So for those out there who want to invest in a fitness wearable that is able to give a true picture of intensity levels during a walk, run, HIIT session, kickboxing, or other form of exercise – the clear choice of the MZ-3 chest strap from MYZONE.

We would love to hear your stories. Share with us how the accuracy and instant feedback of the MZ-3 has affected your health and fitness goals using #EffortRewarded.

 

There is no doubt, however, that a wrist-worn tracker can change the wearers behavior. Tracking any metric that provides a sense of instant accomplishment is a very powerful motivational tool. But here is the secret for fitness trackers – the metric must be ACCURATE. Accelerometers and pedometers will encourage you to get off the bus one stop early and walk, but they don’t drive exercise behavior because they don’t track intensity, therefore they don’t track exercise!

Some may address the accuracy issue by mentioning that newer wrist trackers use optical blood flow technology to take your pulse, thereby getting a reading on how hard your body is working. While they are partially correct, many users and makers alike have outlined the problems with optical blood flow and the variance found in its readings. A recent CNET article outlined this very issue by comparing the accuracy of some of the top trackers at a normal resting heart rate and at a higher heart rate during exercise, and the results were telling.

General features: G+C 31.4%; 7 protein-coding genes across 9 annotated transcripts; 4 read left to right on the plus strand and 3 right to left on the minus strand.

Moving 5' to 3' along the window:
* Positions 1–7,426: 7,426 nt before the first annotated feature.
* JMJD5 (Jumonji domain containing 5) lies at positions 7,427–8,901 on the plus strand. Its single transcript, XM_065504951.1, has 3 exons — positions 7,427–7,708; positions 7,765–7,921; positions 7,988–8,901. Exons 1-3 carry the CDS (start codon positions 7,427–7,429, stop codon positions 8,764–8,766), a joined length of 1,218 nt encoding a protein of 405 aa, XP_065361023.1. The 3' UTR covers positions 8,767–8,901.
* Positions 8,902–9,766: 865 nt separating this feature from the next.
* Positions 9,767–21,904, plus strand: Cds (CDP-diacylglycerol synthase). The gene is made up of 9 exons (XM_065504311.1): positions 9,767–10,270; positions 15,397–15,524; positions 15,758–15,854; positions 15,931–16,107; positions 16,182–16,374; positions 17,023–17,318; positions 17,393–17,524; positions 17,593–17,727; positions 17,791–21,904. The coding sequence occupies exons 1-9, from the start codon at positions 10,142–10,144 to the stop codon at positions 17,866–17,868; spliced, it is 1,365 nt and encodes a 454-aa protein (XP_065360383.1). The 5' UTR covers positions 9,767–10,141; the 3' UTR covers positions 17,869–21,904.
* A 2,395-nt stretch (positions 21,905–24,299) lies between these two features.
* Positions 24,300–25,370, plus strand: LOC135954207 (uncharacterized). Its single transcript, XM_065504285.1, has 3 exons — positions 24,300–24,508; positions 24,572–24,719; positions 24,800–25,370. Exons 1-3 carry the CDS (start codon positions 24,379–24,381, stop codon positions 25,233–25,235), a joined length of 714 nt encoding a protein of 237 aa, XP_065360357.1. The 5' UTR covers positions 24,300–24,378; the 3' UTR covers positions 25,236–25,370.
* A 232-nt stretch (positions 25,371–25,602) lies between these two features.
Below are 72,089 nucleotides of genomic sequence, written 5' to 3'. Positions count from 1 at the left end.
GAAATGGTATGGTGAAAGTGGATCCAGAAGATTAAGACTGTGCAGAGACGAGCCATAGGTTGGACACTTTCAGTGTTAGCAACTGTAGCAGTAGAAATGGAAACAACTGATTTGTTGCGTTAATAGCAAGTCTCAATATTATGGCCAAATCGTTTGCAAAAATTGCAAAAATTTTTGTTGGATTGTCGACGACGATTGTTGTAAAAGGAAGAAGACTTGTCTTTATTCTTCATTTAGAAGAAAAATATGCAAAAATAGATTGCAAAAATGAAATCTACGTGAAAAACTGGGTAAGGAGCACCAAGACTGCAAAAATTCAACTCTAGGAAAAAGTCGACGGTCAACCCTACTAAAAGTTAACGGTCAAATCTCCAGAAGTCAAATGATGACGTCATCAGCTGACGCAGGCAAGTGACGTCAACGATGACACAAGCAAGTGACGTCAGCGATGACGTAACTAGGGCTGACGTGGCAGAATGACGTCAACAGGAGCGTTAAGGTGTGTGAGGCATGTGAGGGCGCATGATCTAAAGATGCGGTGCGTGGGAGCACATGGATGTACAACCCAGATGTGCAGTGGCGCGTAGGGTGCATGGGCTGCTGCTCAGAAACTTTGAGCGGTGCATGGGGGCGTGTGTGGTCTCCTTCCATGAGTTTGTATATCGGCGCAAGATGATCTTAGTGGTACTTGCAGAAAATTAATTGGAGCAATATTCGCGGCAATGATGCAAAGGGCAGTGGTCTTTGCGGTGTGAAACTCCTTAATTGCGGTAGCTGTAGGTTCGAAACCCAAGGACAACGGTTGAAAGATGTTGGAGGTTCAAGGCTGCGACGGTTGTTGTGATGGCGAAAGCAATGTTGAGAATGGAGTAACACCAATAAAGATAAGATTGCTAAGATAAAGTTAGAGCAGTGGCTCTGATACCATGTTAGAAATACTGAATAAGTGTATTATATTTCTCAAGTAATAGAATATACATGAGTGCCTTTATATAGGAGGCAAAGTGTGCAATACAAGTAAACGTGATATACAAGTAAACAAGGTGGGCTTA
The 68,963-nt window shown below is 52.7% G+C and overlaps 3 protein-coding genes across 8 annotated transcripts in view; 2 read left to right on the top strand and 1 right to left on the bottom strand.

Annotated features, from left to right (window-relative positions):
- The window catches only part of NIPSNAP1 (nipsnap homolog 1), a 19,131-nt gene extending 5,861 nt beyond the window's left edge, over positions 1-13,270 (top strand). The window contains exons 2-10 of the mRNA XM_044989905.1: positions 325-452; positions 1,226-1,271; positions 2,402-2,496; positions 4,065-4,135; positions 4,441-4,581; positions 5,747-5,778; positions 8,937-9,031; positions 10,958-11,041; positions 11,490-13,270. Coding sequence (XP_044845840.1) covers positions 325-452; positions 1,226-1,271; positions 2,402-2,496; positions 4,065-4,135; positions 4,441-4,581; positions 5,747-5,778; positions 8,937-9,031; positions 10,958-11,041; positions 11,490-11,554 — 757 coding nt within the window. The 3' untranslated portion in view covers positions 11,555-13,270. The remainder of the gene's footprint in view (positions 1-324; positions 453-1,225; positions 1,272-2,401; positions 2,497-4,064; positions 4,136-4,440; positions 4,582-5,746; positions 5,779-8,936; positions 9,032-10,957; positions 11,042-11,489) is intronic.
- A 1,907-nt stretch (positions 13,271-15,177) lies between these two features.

Many of the name-brand trackers, while accurate (or close to accurate) monitoring the heart at rest, were over 50% inaccurate in their attempt to monitor the BPM of the heart during exercise. An additional problem with some wrist tracking technology is that they can not detect your BPM while you are in motion. Some trackers request that you stop your exercise and even wait a few minutes before a BPM can be detected. This method is not ideal for users who want real-time readings that are able to motivate them to work harder, or alert them to dial down their intensity.

The gold standard of accurate exercise tracking, according to the National Institute of Health, is training in your target heart rate zone. They say it will help you reach your goals faster. But in order to train in your zone, you need a tracker that will be accurate and reliable – in real-time. Heart rate monitoring via chest strap has proven to be both accurate and reliable. The creators of MYZONE reject optical blood flow and accelerometer technology based on its inability to give the wearer accurate, real-time feedback on their intensity levels. The MZ-3 uses a proprietary device that is 99.4% accurate to an EKG machine during exercise. The MZ-3 belt gives instant exercise feedback and motivates you to put in the effort required to get the results you want.

So for those out there who want to invest in a wearable that is able to give a true picture of intensity levels during a walk, run, HIIT session, kickboxing, or other form of exercise – the clear choice of the MZ-3 chest strap from MYZONE.

We would love to hear your stories. Share with us how the accuracy and instant feedback of the MZ-3 has affected your health and fitness goals using #EffortRewarded.